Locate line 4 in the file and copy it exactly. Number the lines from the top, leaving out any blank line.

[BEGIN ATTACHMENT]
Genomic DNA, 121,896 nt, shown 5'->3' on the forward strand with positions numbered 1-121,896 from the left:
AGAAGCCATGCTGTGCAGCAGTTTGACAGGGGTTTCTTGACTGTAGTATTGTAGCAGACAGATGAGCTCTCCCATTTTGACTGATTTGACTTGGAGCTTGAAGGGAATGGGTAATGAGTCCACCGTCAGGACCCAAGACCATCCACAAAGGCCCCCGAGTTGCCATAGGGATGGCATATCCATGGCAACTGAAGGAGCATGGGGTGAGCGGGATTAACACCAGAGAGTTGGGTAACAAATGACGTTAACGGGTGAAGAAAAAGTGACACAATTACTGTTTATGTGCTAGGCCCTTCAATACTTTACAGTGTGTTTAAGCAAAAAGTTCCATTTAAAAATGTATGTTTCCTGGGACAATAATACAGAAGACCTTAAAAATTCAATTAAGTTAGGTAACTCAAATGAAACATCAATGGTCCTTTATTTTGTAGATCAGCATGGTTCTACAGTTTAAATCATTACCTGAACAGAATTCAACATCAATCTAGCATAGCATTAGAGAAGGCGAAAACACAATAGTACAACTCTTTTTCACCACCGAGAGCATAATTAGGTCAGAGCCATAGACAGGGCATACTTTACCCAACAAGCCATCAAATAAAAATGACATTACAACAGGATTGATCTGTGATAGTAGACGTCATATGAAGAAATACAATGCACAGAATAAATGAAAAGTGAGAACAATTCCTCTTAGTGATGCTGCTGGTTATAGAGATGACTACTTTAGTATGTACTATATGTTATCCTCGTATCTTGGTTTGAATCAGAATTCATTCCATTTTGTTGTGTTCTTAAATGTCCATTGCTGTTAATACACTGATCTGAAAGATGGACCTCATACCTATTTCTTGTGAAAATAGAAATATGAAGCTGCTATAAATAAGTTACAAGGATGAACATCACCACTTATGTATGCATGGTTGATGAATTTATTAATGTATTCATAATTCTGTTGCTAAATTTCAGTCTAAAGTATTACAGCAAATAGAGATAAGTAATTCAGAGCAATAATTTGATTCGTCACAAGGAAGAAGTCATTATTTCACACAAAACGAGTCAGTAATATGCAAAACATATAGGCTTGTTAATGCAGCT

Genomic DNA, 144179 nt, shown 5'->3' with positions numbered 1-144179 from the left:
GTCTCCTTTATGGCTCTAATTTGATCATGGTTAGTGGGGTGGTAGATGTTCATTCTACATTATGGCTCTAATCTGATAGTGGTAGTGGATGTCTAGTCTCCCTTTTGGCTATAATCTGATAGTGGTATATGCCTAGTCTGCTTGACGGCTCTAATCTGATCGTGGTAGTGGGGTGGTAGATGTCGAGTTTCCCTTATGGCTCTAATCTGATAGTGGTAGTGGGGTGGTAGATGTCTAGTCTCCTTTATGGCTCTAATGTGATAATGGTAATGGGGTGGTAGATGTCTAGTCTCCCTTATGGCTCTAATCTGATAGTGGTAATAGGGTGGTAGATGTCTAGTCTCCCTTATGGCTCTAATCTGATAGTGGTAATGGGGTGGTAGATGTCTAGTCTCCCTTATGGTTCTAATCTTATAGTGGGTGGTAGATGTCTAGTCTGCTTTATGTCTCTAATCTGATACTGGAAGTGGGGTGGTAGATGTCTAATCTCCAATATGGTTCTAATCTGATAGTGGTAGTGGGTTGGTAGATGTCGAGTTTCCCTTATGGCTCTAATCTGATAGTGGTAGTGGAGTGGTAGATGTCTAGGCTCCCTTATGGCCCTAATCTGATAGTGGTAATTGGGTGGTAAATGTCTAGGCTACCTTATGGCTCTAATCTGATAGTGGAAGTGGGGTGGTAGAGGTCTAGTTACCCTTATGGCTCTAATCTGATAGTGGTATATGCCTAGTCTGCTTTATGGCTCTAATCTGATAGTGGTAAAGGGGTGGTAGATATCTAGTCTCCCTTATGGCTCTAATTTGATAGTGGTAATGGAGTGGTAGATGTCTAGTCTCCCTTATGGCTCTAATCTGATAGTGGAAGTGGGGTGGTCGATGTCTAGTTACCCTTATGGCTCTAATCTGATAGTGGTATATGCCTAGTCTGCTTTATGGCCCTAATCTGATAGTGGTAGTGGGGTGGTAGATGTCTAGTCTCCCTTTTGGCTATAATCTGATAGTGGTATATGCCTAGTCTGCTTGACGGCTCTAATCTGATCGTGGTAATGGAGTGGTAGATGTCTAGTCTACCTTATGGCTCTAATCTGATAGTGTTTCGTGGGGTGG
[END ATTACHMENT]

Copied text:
GTCTCCTTTATGGCTCTAATTTGATCATGGTTAGTGGGGTGGTAGATGTTCATTCTACATTATGGCTCTAATCTGATAGTGGTAGTGGATGTCTAGTCTCCCTTTTGGCTATAATCTGATAGTGGTATATGCCTAGTCTGCTTGACGGCTCTAATCTGATCGTGGTAGTGGGGTGGTAGATGTCGAGTTTCCCTTATGGCTCTAATCTGATAGTGGTAGTGGGGTGGTAGATGTCTAGTCTCCTTTATGGCTCTAATGTGATAATGGTAATGGGGTGGTAGATGTCTAGTCTCCCTTATGGCTCTAATCTGATAGTGGTAATAGGGTGGTAGATGTCTAGTCTCCCTTATGGCTCTAATCTGATAGTGGTAATGGGGTGGTAGATGTCTAGTCTCCCTTATGGTTCTAATCTTATAGTGGGTGGTAGATGTCTAGTCTGCTTTATGTCTCTAATCTGATACTGGAAGTGGGGTGGTAGATGTCTAATCTCCAATATGGTTCTAATCTGATAGTGGTAGTGGGTTGGTAGATGTCGAGTTTCCCTTATGGCTCTAATCTGATAGTGGTAGTGGAGTGGTAGATGTCTAGGCTCCCTTATGGCCCTAATCTGATAGTGGTAATTGGGTGGTAAATGTCTAGGCTACCTTATGGCTCTAATCTGATAGTGGAAGTGGGGTGGTAGAGGTCTAGTTACCCTTATGGCTCTAATCTGATAGTGGTATATGCCTAGTCTGCTTTATGGCTCTAATCTGATAGTGGTAAAGGGGTGGTAGATATCTAGTCTCCCTTATGGCTCTAATTTGATAGTGGTAATGGAGTGGTAGATGTCTAGTCTCCCTTATGGCTCTAATCTGATAGTGGAAGTGGGGTGGTCGATGTCTAGTTACCCTTATGGCTCTAATCTGATAGTGGTATATGCCTAGTCTGCTTTATGGCCCTAATCTGATAGTGGTAGTGGGGTGGTAGATGTCTAGTCTCCCTTTTGGCTATAATCTGATAGTGGTATATGCCTAGTCTGCTTGACGGCTCTAATCTGATCGTGGTAATGGAGTGGTAGATGTCTAGTCTACCTTATGGCTCTAATCTGATAGTGTTTCGTGGGGTGG